While it may not seem so, there is a method to my madness with my kids. I firmly believe we need to understand the why’s of history to understand what happened and why. It’s the basis of my history lessons and why I will always teach history.
I know more than enough to teach my kids the why’s and the how’s of history for elementary school and junior high school. But, I knew I wanted more and to go deeper for high school history. I know it’s still a few years away, but I’ve been keeping an eye out, and I finally found what I wanted, Dave Raymond’s Modernity.
(I was given a free copy of Compass Classroom’s Modernity* to review, and there are affiliate links in here marked with an *)
Compass Classroom’s Modernity
I’m going to confess I got this originally thinking I could use Compass Classroom’s Modernity* to supplement our modern history lessons this year. I was wrong.
While the kids could watch and understand the materials, to really get everything out of this history curriculum the kids really needed to be in high school. Now, I’m sure you’re going, “Okay Ticia, then why are you telling me to get this?”
Because if my 6th-grade kids could handle a high school curriculum then it’s not strenuous enough. All too often homeschool curriculum says “you can use it with all ages,” and the high school students are left without a robust enough curriculum. That is not the case here. Actually, I called my friend Amanda whose son is going to be studying modern history next year as a junior in high school and told her she needs this curriculum.
I watched the videos and was fascinated with how he talked through the lessons. It was a great look at how our worldview has changed over time (FYI this is a Christian curriculum, so it is told from that viewpoint).
How the structure of the lessons works in Dave Raymond’s Modernity
Each lesson is divided into five video parts. We watched about three decades worth together (1940s-1970s, I really wish I’d had this back when we were studying the French Revolution), and then I watched more on my own because I wanted to learn more myself. We would watch the videos as we ate lunch. That’s our habit, we watch an educational video or documentary during lunchtime (chosen by me to cut down on arguments).
As we watched I would pause the video from time to time to talk about it. The why’s and the how’s and how people are reacting to their beliefs.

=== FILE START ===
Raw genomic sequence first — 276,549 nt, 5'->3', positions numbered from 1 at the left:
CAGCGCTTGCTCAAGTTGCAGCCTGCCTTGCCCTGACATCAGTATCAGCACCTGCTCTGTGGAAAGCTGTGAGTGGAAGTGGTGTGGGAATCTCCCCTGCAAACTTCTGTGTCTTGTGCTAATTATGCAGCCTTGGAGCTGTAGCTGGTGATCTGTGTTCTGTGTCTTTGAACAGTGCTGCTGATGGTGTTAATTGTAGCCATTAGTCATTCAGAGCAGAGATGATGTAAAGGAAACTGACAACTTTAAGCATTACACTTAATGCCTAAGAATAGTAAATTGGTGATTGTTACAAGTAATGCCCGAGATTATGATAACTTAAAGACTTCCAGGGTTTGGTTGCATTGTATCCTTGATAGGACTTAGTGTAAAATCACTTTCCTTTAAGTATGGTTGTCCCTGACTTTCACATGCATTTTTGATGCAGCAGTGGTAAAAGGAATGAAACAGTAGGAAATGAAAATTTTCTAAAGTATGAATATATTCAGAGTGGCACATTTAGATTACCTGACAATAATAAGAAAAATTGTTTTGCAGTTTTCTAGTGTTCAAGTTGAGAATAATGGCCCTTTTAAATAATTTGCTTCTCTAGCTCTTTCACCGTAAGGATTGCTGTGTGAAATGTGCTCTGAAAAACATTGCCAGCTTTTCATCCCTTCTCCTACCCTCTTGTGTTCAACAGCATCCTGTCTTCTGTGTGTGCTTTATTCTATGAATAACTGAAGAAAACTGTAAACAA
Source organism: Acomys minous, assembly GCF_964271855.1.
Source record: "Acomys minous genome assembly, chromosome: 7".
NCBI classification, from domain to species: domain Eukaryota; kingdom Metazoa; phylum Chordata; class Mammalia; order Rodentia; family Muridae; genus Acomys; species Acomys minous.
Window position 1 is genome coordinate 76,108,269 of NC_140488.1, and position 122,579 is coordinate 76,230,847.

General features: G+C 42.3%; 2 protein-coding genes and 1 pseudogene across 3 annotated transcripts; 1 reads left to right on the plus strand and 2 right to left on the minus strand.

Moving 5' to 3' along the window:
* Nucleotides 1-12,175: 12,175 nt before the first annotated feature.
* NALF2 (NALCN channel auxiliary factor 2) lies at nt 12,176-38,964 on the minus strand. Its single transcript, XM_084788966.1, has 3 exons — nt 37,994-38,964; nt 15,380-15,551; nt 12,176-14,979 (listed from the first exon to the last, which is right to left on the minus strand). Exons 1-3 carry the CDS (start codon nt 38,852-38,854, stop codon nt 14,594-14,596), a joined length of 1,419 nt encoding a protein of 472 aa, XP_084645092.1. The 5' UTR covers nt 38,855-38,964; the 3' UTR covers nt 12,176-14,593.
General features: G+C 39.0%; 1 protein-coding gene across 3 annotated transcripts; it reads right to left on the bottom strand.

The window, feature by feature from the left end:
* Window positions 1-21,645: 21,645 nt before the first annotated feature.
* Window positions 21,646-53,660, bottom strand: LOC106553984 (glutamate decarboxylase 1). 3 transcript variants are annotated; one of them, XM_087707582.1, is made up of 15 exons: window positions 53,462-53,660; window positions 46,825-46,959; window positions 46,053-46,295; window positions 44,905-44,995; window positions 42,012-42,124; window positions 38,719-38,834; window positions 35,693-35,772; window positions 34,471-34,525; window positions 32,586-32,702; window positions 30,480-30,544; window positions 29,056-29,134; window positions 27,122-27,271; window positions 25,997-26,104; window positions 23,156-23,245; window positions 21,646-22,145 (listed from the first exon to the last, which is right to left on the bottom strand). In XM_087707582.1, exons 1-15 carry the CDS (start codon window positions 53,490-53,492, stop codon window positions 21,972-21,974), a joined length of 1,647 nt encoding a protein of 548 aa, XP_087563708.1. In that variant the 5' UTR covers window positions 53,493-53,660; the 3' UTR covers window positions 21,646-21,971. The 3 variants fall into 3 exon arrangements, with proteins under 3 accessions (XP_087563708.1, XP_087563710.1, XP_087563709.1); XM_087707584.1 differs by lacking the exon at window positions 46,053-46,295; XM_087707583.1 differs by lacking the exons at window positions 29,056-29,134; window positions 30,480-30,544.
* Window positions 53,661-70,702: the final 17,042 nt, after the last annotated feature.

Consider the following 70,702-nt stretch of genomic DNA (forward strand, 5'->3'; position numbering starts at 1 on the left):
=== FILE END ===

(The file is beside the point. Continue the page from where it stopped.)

What I love about the Compass Classroom Modernity videos
- The video length, it’s probably about the length of a lecture in MWF college classroom.
- The variety of topics covered, it touches on science, religion, philosophy, art, culture, and events. All of which impact history (an example of art impacting history is this Queen Elizabeth lesson we did earlier)
- The variety of materials brought up and quoted. Dave Raymond quotes from a staggering variety of sources as he covers history. I’m actually reading a Bonhoffer biography* because he peaked my interest in the man as I listened to the videos.
This is a great worldview course. Seriously, it is going to bring up some amazing discussions with your high schooler. Oh, I just thought of another friend whose child would love this. They’re not homeschoolers, but their daughter loves stuff like this. I spent an hour talking with her about everything from the differences between the schools in Australia and the United States (they moved here from Australia a few years ago), near death experiences, and the dearth of thoughtful materials for teens ( a topic she is passionate about).
Now if I had high schoolers, I would have gone on to give them the assignments in the student reader and worked through that with them in the teacher manual* (scroll down and find the Modernity Downloadable Course Materials). If you’re curious what you’re getting into you can download those for free.
The student and teacher manual all by themselves are a great resource, and I appreciate them being available in Nook format, since we are a Nook family for many years now. I know that is a small detail, but it’s an appreciated one.
If you are a print family, you can get the student text and teacher manual for $25, which I’d estimate is about the cost of printing the materials, so pretty good deal.
Small nitpick. I wish the menu was clickable, because I’m lazy. But if that’s my biggest complaint, then that is pretty minor.
What I love about the student text and the teacher manual
- Quotes he says in the video are often in the student text (I didn’t catch if all of them are there, but my quote book has several new entries now)
- The additional reading for the students
- The teacher manual has several different suggested projects that are great if you live in a state that requires a certain number of hours for a high school credit (including tips on how to count the hours)
- There are semester long projects. Seriously, that is so cool. There are also year-long projects suggested. This is an area I am not good at. I’m a fire and forget type of girl. so I appreciate suggestions on longer projects.
Get your own copy of Dave Raymond’s Modernity
You can buy your own copy of Dave Raymond’s Modernity at Compass Classroom for $89. You can get the streaming option, but I appreciate having the physical discs in my hands for watching. I don’t know why, I just do.